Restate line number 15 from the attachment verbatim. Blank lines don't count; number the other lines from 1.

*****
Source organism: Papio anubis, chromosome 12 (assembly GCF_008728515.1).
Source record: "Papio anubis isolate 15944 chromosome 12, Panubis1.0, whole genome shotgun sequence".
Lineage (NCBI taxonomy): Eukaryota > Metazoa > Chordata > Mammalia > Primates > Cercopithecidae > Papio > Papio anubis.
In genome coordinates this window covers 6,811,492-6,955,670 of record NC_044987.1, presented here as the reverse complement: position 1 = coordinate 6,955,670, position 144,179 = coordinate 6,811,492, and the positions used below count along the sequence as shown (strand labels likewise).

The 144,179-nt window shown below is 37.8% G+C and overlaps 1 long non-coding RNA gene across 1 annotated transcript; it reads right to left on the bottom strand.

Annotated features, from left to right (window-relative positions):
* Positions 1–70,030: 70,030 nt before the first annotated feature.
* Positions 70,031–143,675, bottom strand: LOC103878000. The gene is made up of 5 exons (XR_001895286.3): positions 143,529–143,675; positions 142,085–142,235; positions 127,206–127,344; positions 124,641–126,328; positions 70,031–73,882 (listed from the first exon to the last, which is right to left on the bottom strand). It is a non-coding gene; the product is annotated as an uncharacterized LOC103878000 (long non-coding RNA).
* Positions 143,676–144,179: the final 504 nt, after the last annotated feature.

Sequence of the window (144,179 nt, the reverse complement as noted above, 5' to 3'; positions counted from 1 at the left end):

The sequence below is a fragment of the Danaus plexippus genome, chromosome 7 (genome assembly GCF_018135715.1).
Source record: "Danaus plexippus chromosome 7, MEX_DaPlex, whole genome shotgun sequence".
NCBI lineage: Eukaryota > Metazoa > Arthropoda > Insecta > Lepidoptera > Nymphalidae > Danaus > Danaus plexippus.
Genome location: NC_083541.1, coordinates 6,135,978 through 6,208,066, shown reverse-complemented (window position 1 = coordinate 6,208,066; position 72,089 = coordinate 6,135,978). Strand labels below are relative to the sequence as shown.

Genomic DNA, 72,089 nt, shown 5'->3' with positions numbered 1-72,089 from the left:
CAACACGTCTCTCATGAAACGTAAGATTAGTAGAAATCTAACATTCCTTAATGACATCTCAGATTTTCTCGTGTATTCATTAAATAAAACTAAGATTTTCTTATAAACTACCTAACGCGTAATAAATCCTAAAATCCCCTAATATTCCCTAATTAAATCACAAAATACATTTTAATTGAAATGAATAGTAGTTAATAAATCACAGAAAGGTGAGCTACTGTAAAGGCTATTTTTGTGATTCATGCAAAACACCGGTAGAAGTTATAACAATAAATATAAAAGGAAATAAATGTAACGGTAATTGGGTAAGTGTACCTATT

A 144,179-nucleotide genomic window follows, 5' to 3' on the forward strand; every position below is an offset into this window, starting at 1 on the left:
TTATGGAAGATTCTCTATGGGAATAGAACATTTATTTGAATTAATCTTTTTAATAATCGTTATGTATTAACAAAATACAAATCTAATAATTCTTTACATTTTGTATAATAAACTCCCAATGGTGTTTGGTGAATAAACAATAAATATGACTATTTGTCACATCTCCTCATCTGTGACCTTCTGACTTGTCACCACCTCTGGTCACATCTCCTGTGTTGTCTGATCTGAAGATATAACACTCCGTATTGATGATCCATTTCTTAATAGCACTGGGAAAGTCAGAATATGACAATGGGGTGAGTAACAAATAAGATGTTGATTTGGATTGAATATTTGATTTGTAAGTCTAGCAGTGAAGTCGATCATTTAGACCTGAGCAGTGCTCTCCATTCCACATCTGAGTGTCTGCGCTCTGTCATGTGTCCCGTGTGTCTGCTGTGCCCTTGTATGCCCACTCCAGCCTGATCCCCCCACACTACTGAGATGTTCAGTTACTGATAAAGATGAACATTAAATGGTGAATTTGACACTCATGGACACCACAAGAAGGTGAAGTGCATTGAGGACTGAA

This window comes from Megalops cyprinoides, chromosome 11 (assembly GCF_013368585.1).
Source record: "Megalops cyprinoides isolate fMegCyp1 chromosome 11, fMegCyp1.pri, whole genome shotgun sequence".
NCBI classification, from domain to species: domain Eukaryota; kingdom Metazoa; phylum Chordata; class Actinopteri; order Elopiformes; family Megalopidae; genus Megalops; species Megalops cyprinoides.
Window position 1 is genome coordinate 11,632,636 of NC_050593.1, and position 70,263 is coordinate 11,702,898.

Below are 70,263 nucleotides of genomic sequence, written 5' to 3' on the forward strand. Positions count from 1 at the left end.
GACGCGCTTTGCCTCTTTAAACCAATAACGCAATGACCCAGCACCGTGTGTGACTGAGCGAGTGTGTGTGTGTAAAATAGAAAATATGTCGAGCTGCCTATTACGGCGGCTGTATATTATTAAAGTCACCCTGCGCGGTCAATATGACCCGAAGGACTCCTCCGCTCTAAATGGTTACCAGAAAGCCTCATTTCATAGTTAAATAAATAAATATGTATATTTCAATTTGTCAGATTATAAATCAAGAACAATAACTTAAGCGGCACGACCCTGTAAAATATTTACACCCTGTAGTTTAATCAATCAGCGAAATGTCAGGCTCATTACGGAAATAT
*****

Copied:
Genomic DNA, 72,089 nt, shown 5'->3' with positions numbered 1-72,089 from the left: